Spain Approves Amnesty Law for Catalonian Separatists

Law and justice of Spain concept with a 3d rendering of a gavel on a wooden desktop and the Spanish flag on background.

Spain’s Congress has passed the government’s contentious Catalan amnesty bill to halt ongoing judicial proceedings against Catalan nationalists for separatist actions, such as a 2017 referendum and unsuccessful independence attempt. 

With 177 legislators in support and 172 against, the measure was approved by a razor-thin margin. Since its introduction by Prime Minister Pedro Sánchez’s Socialist Party (PSOE), the amnesty measure has been debated in parliament for six months. 

The measure passed in a preliminary vote in March and then made its way to the Senate, which was controlled by the opposition. The Senate managed to delay the bill’s approval but couldn’t stop it completely. After its publication in the official gazette, judges will have two months to consider and implement the new law.

It is believed that 400 Catalan nationalists who have been subject to judicial proceedings since November 2011 would benefit from the amnesty. A large number of them were complicit in 2017’s unlawful independence referendum. Aside from protecting citizens, the measure will help the police who have been under investigation for assaulting referendum goers.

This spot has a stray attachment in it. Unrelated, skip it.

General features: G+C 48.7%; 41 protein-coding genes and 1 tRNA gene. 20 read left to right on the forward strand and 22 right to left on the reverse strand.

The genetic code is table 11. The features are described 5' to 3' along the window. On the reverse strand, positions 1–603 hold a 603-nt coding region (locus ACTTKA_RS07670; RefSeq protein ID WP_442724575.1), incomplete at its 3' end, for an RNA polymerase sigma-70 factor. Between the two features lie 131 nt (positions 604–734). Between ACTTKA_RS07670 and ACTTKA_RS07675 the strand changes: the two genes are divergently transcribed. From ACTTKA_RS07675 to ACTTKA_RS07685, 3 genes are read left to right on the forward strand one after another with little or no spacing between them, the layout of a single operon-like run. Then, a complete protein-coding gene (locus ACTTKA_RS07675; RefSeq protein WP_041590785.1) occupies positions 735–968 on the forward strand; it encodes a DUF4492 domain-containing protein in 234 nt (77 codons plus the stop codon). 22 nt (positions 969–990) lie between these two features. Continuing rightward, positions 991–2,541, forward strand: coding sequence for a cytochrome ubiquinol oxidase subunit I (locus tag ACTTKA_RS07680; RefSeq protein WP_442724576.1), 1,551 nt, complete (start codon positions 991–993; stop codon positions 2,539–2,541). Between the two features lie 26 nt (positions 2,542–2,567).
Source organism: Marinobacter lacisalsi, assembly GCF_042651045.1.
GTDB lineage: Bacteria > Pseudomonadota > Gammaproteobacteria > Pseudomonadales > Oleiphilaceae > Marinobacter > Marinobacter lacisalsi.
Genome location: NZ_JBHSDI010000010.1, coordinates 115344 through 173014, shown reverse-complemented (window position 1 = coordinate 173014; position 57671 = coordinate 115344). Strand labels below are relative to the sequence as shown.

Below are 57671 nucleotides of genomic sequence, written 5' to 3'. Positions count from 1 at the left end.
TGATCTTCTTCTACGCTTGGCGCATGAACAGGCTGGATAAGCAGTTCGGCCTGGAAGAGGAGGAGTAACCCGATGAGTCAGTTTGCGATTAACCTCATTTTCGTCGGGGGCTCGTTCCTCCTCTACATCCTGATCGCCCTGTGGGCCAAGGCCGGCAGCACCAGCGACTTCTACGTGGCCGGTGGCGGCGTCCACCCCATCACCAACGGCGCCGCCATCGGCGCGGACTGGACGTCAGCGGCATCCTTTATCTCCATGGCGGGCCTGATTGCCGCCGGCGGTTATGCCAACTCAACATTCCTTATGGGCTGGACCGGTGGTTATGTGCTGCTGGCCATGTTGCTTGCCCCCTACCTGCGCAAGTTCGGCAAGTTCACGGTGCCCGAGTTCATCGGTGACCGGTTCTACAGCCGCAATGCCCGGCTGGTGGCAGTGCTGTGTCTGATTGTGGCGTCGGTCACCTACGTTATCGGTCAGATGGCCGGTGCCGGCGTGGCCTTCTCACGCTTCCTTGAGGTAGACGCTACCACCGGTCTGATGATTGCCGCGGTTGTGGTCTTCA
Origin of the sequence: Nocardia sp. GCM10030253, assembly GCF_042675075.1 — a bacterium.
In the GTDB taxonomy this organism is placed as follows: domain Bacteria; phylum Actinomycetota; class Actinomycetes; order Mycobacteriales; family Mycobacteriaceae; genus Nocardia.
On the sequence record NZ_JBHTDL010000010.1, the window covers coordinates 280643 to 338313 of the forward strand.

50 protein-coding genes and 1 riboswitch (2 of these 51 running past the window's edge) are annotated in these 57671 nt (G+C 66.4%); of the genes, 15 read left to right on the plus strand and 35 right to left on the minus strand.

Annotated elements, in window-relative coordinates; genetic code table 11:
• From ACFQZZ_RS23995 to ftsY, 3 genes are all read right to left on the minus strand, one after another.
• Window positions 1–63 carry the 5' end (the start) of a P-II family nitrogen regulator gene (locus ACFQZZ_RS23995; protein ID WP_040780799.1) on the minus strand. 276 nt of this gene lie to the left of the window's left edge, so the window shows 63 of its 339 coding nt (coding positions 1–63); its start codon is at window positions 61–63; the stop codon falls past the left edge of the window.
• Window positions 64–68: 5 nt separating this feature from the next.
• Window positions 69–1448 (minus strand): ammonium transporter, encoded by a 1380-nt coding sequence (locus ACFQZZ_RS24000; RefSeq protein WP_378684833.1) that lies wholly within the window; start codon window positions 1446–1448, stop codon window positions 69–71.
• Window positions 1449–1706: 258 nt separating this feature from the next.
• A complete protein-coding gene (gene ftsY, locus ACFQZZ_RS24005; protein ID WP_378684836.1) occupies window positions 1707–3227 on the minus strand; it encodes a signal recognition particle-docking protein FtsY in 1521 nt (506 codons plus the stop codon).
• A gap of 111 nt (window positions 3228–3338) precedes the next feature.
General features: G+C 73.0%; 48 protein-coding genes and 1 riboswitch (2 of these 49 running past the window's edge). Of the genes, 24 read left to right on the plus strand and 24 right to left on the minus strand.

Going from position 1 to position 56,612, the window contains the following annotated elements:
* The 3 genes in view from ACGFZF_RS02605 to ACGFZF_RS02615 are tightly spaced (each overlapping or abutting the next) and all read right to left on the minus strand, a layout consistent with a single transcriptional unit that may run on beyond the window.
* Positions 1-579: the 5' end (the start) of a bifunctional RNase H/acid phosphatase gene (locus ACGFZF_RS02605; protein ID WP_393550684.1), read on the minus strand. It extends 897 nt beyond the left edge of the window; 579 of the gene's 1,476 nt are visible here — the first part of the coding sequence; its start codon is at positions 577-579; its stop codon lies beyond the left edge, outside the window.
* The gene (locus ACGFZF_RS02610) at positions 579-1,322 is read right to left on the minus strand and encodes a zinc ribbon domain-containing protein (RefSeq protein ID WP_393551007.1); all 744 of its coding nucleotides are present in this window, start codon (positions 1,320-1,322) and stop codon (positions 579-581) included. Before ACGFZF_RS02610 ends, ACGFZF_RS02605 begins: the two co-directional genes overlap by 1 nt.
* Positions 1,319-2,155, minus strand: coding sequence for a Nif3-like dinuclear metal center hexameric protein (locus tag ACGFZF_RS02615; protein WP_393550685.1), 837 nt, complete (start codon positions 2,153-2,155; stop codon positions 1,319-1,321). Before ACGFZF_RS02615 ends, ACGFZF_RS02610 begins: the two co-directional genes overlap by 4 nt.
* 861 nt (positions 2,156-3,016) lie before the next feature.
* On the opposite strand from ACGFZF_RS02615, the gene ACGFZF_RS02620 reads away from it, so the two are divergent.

The separatists’ legal dilemma will not be solved just yet, even when the amnesty measure is passed. Legal challenges are inevitable, and higher courts will evaluate the statute. Additionally, courts must apply it case-by-case. Because it will unfairly benefit some Spanish citizens at the expense of others, several legal scholars have cast doubt on its validity.

The most prominent and divisive recipient, meanwhile, is Carles Puigdemont, the ex-president of Catalonia who spearheaded the independence movement in 2017 and then went into self-exile in Belgium. 

In return for Mr. Sánchez’s legislative backing for his coalition administration, his JxCat party and the Catalan Republican Left (ERC) requested amnesty.

Sánchez said the amnesty is essential to ending the process of decreasing tensions in northeast Catalonia, where he has concentrated his efforts. Vox and the Popular Party have spearheaded protests opposing the amnesty in Madrid and other cities around the nation. 

Alberto Núñez Feijóo, the head of the Popular Party, attempted to humiliate the Socialists for approving the amnesty in return for the “seven votes” that Puigdemont’s party needs to maintain its control.